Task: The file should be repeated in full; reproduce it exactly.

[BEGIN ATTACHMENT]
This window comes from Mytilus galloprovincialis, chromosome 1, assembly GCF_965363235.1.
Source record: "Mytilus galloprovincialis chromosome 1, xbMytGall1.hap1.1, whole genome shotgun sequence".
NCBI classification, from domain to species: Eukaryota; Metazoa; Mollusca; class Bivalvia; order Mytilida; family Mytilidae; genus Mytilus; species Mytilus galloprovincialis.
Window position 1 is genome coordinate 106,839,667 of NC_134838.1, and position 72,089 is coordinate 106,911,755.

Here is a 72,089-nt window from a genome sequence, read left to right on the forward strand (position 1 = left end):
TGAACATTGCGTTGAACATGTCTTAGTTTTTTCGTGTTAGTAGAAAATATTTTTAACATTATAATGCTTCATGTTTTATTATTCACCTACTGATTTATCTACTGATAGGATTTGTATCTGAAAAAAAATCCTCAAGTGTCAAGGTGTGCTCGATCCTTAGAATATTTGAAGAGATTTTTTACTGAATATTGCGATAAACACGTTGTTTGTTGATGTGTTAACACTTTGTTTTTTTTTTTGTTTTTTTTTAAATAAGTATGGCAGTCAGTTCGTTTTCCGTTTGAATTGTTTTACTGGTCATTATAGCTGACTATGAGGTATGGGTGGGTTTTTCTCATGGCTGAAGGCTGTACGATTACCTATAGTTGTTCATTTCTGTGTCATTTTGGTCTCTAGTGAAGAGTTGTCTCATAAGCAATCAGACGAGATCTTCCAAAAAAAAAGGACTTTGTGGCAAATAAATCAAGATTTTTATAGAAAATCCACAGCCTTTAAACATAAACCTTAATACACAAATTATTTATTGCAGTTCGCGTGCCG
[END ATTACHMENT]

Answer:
This window comes from Mytilus galloprovincialis, chromosome 1, assembly GCF_965363235.1.
Source record: "Mytilus galloprovincialis chromosome 1, xbMytGall1.hap1.1, whole genome shotgun sequence".
NCBI classification, from domain to species: Eukaryota; Metazoa; Mollusca; class Bivalvia; order Mytilida; family Mytilidae; genus Mytilus; species Mytilus galloprovincialis.
Window position 1 is genome coordinate 106,839,667 of NC_134838.1, and position 72,089 is coordinate 106,911,755.

Here is a 72,089-nt window from a genome sequence, read left to right on the forward strand (position 1 = left end):
TGAACATTGCGTTGAACATGTCTTAGTTTTTTCGTGTTAGTAGAAAATATTTTTAACATTATAATGCTTCATGTTTTATTATTCACCTACTGATTTATCTACTGATAGGATTTGTATCTGAAAAAAAATCCTCAAGTGTCAAGGTGTGCTCGATCCTTAGAATATTTGAAGAGATTTTTTACTGAATATTGCGATAAACACGTTGTTTGTTGATGTGTTAACACTTTGTTTTTTTTTTTGTTTTTTTTTAAATAAGTATGGCAGTCAGTTCGTTTTCCGTTTGAATTGTTTTACTGGTCATTATAGCTGACTATGAGGTATGGGTGGGTTTTTCTCATGGCTGAAGGCTGTACGATTACCTATAGTTGTTCATTTCTGTGTCATTTTGGTCTCTAGTGAAGAGTTGTCTCATAAGCAATCAGACGAGATCTTCCAAAAAAAAAGGACTTTGTGGCAAATAAATCAAGATTTTTATAGAAAATCCACAGCCTTTAAACATAAACCTTAATACACAAATTATTTATTGCAGTTCGCGTGCCG